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MariaDB is a well-known, open-source relational database. The same developers involved with MySQL created MariaDB and promised to keep it open source. It is included in most cloud services and is the default in most Linux variants. It is built on performance, stability, and openness principles,. Furthermore, the MariaDB Foundation guarantees that contributions will be accepted based on technical merit. Your consistent upgrading of MariaDB versions to stay current will ensure you are using the best features in the database platform.

Numerous features and improvements have been made with every MariaDB release. To receive essential security updates, and to avoid compatibility issues with other applications, you must upgrade MariaDB to the more recent supported versions. If you keep MariaDB up to date, you will gain several benefits, such as improved performance, increased security, new features, and much more.

Prerequisites Prior to MariaDB Upgrqades

Upgrade MariaDB on AlmaLinux

Step #1: Check the MariaDB and AlmaLinux Versions

You can check the current version of MariaDB and AlmaLinux by executing the following commands:

  • ~]# mysql -V
  • ~]# cat /etc/redhat-release

Here is the output:

[root@nouf ~]# mysql -V
mysql  Ver 15.1 Distrib 10.5.21-MariaDB, for Linux (x86_64) using readline 5.1
[root@nouf ~]# cat /etc/redhat-release 
AlmaLinux release 8.8 (Sapphire Caracal)

Step #2: Back Up the Database

Before performing a MariaDB upgrade, creating a backup or dump of the existing databases and database configuration file is essential.

To dump the database, use the following command:

  • ~]# mysqldump --all-databases > /tmp/all-database-backup.sql

To copy the database directory into a different folder, use the following command:

  • ~]# cp -a /var/lib/mysql /var/lib/mysql_oldbackup

To back up the configuration file, use the following command:

  • ~]# cp -a /etc/my.cnf /etc/my.cnf_oldbackup

Note that the contents of /etc/my.cnf.d/ also need to be backed up if the file exists. Liquid Web Core Managed AlmaLinux 8 servers contain this file.

Step #3: Uninstall the Current MariaDB Repository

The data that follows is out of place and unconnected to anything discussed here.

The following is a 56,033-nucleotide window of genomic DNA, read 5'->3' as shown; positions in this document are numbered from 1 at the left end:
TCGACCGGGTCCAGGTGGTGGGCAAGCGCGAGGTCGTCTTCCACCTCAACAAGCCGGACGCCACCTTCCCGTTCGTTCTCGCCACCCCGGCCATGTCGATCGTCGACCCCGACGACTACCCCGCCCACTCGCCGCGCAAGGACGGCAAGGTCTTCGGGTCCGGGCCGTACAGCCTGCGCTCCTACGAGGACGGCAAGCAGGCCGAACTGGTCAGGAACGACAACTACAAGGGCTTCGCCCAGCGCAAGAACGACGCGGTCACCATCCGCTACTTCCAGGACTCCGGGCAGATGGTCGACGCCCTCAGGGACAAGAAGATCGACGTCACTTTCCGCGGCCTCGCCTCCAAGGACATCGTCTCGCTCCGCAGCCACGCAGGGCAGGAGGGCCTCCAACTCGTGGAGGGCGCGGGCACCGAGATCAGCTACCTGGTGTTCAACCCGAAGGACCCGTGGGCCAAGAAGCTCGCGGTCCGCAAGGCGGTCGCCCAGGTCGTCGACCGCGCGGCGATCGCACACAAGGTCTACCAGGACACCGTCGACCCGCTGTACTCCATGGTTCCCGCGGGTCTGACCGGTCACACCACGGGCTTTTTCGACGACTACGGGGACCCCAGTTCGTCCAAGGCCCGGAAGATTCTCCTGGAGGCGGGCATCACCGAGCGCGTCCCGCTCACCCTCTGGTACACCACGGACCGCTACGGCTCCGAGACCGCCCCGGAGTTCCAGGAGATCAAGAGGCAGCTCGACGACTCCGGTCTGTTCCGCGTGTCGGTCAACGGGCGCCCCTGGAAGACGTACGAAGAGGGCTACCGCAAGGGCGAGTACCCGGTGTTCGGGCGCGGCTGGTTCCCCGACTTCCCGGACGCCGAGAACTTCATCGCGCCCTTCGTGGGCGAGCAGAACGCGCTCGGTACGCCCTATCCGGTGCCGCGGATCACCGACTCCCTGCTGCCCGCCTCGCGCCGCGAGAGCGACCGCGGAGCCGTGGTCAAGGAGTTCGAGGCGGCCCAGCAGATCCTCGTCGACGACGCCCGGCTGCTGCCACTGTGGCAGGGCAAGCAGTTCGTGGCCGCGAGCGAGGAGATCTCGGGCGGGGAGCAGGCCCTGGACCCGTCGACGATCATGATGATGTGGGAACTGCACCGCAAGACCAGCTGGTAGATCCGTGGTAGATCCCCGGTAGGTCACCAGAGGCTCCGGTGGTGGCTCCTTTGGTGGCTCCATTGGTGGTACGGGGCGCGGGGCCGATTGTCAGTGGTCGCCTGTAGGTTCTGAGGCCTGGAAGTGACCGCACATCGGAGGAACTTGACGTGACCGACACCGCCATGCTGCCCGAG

Before installing the newest version, uninstall the older MariaDB repositories. You can use the following command to stop the MariaDB service:

  • ~]# systemctl stop mariadb

To confirm MariaDB’s current status, use the following command:

  • ~]# systemctl status mariadb

To rename or move the current repo file, use the following command:

  • ~]# mv /etc/yum.repos.d/mariadb.repo /etc/yum.repos.d/mariadb.repo_oldbackup

Step #4: Add the New MariaDB Repository ("Repo")

Before creating a new MariaDB repository, you must update all the packages. You can use the following command to update all the packages:

  • ~]# sudo dnf update -y

You can now create a new repo file for the latest MariaDB version:

  • ~]# vi /etc/yum.repos.d/mariadb.repo

Then, add the following details to the /etc/yum.repos.d/mariadb.repo file and save the file:

name = MariaDB
baseurl =

Step #5: Uninstall the Old MariaDB Version

You can uninstall the old version of MariaDB using the following command:

  • ~]# sudo dnf remove MariaDB-server -y

To clean the repository cache on your server, use the following command:

  • ~]# sudo dnf clean all

Step #6: Install the Latest MariaDB Version

Now, you are ready to upgrade MariaDB. To install the latest MariaDB version, use the following command:

  • ~]# sudo dnf install MariaDB-server -y

Here is the output:

[root@nouf ~]# sudo dnf install MariaDB-server -y
AlmaLinux 8 - BaseOS                                                                                                                     6.0 MB/s | 4.0 MB     00:00